By Dawn Solowey

In the wake of Paris and San Bernandino, the EEOC has issued new “Questions and Answers” for employers concerning workers who are, or are perceived to be, Muslim or Middle Eastern.  The agency issued companion questions and answers for employees.

It’s a timely topic as employers seek to protect all employees’ rights at a time when terrorism, workplace violence, and anti-Muslim rhetoric are the subject of headlines, viral social media posts, and water-cooler conversation.

The EEOC starts with the basics: an employer cannot discriminate based on religion, ethnicity, national origin, or race; must reasonably accommodate religious beliefs unless to do so would impose an undue hardship; and cannot retaliate for discrimination or harassment complaints.

The agency then provides hypothetical scenarios and guidance on hiring and employment decisions; harassment; religious accommodation and background investigations.

Hiring and Other Employment Decisions

The EEOC opines, consistent with prior Guidance on religious garb, that an employer cannot deny an employee a position due to customer preferences. For example, a store cannot refuse to hire a Muslim wearing a hijab as a cashier because customers may be uncomfortable.  Nor can the store assign the employee to a non-customer-facing position.

The EEOC also opines that a temporary agency cannot comply with a client’s request for the agency to either have the employee remove the hijab, or to substitute an alternative temporary employee. The EEOC’s position is that the temporary agency must explain to the client the duty to accommodate the hijab, and if the client still refuses the worker, must reassign the worker to a different assignment at the same pay, and decline to send the client an alternative worker.


The EEOC posits various hypotheticals about harassment against employees who are, or may seem to be, Muslim or Middle Eastern, such as a Muslim employee called “ISIS,” or drawn into unwanted discussions of Islam and terrorism, by a coworker.

The EEOC points out that clear, effective policies against harassment, and a confidential reporting mechanism for harassment, are crucial elements of an anti-harassment strategy. When harassment is reported, the employer must take prompt remedial action.  The nature of that remedial action if fact-driven; in one situation, the employer might solve the problem by facilitating a discussion between employees, in others, corrective action such as counseling, a warning, or more severe discipline, may be warranted.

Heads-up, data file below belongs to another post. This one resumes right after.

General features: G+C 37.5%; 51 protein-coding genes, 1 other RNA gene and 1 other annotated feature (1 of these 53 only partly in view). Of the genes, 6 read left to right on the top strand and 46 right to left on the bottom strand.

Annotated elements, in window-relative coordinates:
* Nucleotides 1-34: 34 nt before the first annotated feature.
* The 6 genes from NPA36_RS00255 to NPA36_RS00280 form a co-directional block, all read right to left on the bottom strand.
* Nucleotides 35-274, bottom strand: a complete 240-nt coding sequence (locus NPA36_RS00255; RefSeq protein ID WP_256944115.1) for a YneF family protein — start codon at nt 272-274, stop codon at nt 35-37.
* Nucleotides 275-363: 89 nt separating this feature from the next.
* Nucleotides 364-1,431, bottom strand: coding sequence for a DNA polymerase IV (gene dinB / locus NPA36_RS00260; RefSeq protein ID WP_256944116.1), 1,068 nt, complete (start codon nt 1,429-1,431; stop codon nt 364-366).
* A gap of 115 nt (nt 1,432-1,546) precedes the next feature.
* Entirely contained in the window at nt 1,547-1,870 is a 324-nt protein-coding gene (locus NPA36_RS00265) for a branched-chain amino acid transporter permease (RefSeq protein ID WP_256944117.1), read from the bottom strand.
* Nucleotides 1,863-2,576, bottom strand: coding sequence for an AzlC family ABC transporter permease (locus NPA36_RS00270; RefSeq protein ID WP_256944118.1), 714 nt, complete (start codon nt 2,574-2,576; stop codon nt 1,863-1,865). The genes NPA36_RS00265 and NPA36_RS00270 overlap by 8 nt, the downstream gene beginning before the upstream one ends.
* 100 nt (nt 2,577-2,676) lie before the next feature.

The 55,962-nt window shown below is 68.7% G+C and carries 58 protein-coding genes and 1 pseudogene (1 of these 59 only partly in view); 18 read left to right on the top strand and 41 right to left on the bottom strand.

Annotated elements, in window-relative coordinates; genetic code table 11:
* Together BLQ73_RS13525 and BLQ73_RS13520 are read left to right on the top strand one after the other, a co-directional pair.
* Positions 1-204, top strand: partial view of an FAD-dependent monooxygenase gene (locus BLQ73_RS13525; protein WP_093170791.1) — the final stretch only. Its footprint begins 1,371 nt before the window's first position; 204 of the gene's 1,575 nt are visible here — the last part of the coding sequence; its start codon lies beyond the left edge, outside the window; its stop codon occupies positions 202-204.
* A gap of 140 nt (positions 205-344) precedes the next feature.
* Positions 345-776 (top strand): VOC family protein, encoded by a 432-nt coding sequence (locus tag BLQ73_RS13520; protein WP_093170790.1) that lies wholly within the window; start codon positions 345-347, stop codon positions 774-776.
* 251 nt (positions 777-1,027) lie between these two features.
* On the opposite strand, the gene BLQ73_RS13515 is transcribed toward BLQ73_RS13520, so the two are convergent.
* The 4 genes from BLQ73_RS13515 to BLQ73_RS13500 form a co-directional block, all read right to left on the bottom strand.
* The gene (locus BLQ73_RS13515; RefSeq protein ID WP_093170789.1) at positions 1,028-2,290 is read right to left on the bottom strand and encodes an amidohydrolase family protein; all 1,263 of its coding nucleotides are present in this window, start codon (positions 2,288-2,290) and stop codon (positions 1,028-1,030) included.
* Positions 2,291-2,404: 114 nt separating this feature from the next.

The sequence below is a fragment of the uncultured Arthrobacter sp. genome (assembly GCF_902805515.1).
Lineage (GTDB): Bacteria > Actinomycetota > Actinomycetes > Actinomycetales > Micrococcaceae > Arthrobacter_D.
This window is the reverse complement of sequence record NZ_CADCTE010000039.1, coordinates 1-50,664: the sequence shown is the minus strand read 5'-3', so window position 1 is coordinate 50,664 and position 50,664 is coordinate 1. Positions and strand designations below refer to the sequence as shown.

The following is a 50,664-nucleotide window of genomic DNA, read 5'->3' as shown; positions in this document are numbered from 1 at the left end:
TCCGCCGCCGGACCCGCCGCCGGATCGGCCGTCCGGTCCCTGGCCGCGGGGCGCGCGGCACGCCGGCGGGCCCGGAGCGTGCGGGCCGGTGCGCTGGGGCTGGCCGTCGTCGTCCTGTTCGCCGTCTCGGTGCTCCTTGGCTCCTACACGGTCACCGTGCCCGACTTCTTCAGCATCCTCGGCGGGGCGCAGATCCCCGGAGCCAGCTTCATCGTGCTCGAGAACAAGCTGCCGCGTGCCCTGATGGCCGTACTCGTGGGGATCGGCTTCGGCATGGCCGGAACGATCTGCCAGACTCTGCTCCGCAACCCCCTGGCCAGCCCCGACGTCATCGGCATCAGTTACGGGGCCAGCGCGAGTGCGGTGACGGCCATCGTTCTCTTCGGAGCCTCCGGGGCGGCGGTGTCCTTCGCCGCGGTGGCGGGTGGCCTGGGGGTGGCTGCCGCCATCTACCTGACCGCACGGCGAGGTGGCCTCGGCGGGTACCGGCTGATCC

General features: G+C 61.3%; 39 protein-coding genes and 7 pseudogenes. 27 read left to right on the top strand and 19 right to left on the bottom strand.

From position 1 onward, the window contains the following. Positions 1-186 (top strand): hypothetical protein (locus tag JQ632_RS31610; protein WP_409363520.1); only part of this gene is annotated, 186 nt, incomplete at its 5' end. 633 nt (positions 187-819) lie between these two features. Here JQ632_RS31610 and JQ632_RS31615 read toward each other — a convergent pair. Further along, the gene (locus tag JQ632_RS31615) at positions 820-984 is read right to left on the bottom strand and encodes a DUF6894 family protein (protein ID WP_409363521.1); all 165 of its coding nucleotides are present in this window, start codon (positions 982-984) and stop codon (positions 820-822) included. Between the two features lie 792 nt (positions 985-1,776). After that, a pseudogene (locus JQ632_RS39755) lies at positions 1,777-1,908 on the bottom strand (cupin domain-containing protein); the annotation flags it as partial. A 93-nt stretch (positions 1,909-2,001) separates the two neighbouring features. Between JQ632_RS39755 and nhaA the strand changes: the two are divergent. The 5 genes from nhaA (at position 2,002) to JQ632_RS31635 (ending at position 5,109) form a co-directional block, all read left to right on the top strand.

The EEOC notes that accommodations for Muslim employees (like those of other religions) may include time off for religious holidays, or exceptions to dress and grooming codes. The EEOC also offers a hypothetical in which Muslim employees ask to use a conference room for prayer.  While offering little analysis, the agency states that the company may be able to deny the use if the room is needed for business, but that in “many circumstances” allowing the use may not impose an undue hardship.  The EEOC also opines that if normal work breaks are not sufficient, the employer may need to consider the feasibility of longer breaks.  The agency notes that the company should not deny an accommodation based solely on “speculation” that other Muslim employees will seek the same, but should consider the instant request on its merits, making later adjustments as necessary.

Background Investigations

Background checks are a current hot topic for the EEOC. Here, the EEOC states that the employer can impose the same pre-hire background checks imposed on other applicants, but “may not perform background investigations or other screening procedures in a discriminatory manner.”  The agency notes that “security clearance determinations for positions subject to national security requirements under a federal statute or an Executive Order are not subject to review under the equal employment opportunity statutes.”

Key Takeaways

  • The very fact that the EEOC issued this publication speaks to a renewed focus on anti-Muslim discrimination and foreshadows an uptick in litigation in this area.
  • The current climate is an opportunity for employers to take a fresh look at its anti-discrimination and harassment policies, complaint mechanisms, and accommodation practices, to ensure compliance and efficacy.
  • Effective training not only helps prevent litigation, but can assist a defense. Companies should train managers on nondiscriminatory hiring practices, and how to manage employee complaints and accommodation requests.
  • When an employee complains of alleged discrimination or harassment, the employer should investigate promptly, and if a violation is found, take prompt remedial action.
  • The EEOC’s brief guidance does not wrangle with all of the complexities that its hypotheticals raise. Further, states and localities may impose different or additional requirements.  An employer facing such scenarios would be wise to consult employment counsel to help protect employees’ rights while minimizing legal risk.